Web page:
Saturday, December 10, 2005

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Another great one gone, although you can't really call it unexpected: RIP Richard Pryor.

As a young boy in the Sixties, growing up in a Southern Kentucky family that wasn't exactly what you could consider racially sensitive (although, believe you me, there were far far worse people out there in our area), Pryor was regarded as kinda dangerous and threatening- not in a, say, Malcolm X or Farrakhan way but just as someone who the kids shouldn't listen to. So I remember seeing his appearances on TV and thinking he was funny, but I didn't make a point of standing up and saying so. Then, as a teenager, I started hanging with older kids who had bootleg 8-tracks of black comedy artists like Redd Foxx and Pryor, and this stuff was filthy...and hilarious. Not long after that, we started getting and listening to Cheech and Chong and Pryor's overground comedy albums, and That Nigger's Crazy and ...Is It Something I Said? blew us all away. We were constantly listening to and quoting "Wino Dealing With Dracula", "Have Your Ass Home By Eleven", and the "Mudbone" routines. Pryor was a hero for all of us 17-year-old kids, regardless of our color. Also at about that time, his movie career was in full swing, and for about a five year stretch there everything he appeared in was gold, especially Silver Streak, in which he stole the movie from not only Gene Wilder but Patrick McGoohan; Uptown Saturday Night, The Bingo Long Traveling All Stars and Motor Kings, and Blue Collar as well as some outstanding concert videos a bit later. I remember both of his TV series as well- the controversial, ill-fated Richard Pryor Show from 1977 (saw that infamous "Black Death" skit) and the much more tame but also more imaginative and warm Saturday morning show Pryor's Place from 1983. Of course, it wasn't long before his fortunes soon declined due to some astoundingly bad script choices (Superman III? (shudder)), increasing drug abuse which culminated in that famous freebasing accident, and the MS which robbed him of his motor skills in recent years, making him a noble but sad figure.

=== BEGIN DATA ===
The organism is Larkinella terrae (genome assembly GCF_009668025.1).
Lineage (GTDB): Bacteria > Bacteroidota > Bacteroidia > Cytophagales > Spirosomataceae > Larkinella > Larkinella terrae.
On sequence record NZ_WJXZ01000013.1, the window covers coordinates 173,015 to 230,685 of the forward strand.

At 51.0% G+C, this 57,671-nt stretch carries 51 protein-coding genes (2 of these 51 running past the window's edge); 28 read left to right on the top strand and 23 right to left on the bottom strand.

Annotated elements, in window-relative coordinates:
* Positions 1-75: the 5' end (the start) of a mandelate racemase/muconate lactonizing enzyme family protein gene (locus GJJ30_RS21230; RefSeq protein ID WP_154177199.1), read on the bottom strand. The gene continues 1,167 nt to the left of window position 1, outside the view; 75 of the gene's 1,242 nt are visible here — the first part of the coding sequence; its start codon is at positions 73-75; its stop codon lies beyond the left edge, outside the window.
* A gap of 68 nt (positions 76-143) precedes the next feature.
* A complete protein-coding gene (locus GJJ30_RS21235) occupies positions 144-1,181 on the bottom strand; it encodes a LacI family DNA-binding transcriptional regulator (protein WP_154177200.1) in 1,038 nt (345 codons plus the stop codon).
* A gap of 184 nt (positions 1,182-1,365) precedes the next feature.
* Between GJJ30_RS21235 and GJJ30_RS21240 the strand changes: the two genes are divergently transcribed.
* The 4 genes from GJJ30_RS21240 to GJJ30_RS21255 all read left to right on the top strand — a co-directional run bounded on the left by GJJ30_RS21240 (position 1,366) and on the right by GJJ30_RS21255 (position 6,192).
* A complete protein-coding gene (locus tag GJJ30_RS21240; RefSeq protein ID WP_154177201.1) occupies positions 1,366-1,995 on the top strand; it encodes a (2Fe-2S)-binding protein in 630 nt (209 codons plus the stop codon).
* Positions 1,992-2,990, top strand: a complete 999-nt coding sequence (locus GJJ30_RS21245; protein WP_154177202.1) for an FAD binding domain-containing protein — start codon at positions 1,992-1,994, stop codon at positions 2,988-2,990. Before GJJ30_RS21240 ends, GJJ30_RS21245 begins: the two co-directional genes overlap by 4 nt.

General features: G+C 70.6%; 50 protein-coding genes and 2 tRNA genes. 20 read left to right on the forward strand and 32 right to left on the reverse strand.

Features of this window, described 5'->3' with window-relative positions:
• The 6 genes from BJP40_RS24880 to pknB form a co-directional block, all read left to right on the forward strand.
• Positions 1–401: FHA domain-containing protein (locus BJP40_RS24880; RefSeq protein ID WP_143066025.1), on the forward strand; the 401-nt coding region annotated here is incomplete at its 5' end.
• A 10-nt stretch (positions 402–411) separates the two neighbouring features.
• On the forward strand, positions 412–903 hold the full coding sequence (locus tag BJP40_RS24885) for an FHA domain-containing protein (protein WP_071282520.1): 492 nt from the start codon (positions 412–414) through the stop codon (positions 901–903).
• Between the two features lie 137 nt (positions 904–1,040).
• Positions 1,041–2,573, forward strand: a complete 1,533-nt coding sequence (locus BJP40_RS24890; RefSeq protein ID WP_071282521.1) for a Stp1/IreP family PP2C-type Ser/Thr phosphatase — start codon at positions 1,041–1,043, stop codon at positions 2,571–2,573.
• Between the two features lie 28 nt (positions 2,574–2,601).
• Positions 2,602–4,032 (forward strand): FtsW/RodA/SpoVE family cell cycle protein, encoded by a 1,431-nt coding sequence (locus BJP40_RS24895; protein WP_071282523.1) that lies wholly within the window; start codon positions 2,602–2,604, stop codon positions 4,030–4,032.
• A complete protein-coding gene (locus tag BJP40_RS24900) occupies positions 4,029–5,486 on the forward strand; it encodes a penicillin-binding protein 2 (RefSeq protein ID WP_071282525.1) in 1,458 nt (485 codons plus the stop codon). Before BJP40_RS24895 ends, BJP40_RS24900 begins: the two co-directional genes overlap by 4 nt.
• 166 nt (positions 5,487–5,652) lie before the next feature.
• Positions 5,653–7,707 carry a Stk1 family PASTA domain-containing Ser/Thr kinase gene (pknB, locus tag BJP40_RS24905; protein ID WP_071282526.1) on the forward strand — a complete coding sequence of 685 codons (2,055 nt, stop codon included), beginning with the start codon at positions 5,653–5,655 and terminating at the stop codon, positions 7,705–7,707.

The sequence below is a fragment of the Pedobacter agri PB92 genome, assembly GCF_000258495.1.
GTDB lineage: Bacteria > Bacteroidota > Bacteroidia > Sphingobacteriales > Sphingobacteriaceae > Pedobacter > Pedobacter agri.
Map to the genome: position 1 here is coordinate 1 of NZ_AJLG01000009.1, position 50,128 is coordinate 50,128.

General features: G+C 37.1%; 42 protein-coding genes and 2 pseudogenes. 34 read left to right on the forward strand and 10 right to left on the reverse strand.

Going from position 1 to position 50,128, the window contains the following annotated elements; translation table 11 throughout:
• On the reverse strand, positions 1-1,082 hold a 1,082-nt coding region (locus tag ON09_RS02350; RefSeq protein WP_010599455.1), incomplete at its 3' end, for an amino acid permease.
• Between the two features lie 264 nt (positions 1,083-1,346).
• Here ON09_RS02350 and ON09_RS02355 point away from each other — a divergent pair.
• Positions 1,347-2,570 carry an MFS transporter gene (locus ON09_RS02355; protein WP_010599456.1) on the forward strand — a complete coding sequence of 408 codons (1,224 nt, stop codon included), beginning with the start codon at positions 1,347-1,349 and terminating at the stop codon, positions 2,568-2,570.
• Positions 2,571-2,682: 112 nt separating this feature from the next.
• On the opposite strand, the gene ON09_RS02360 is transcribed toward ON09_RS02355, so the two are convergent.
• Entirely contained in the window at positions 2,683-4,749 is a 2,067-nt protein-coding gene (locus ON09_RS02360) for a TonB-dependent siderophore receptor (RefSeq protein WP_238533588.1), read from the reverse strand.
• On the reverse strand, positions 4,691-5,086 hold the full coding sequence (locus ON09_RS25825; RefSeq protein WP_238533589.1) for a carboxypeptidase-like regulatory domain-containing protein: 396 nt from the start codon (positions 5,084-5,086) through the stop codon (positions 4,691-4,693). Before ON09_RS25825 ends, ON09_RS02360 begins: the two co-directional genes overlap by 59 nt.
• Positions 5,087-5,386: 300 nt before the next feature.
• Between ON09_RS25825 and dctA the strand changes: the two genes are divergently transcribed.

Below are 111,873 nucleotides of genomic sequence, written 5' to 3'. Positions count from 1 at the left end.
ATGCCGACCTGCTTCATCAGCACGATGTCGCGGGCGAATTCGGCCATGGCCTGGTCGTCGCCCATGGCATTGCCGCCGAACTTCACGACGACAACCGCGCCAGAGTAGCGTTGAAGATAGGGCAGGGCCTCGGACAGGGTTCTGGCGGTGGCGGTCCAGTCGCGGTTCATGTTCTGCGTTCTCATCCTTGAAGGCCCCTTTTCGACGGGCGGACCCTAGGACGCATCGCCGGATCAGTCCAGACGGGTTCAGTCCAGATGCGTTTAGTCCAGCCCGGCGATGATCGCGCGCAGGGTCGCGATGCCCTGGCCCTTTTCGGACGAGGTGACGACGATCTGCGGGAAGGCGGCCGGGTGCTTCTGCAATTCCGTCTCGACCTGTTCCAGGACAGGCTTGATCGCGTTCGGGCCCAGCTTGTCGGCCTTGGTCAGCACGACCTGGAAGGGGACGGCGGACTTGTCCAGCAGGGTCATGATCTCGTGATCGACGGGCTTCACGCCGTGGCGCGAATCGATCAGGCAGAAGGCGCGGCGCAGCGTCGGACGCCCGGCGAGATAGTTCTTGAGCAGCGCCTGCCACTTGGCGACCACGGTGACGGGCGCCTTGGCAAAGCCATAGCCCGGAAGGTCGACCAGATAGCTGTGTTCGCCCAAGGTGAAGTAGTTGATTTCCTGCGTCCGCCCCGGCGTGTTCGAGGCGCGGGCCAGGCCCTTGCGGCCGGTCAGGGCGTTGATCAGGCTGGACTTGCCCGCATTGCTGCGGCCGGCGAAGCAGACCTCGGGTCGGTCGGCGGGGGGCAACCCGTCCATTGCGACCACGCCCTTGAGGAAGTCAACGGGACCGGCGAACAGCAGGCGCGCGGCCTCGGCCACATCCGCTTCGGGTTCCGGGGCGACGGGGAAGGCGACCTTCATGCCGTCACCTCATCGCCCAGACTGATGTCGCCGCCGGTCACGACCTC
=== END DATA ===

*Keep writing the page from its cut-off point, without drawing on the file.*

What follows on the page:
From "Eulogy": "Life is not the ultimate test. The ultimate test is whether your ass will survive Death. Nobody we know has passed this test, least of all this sorry mother."

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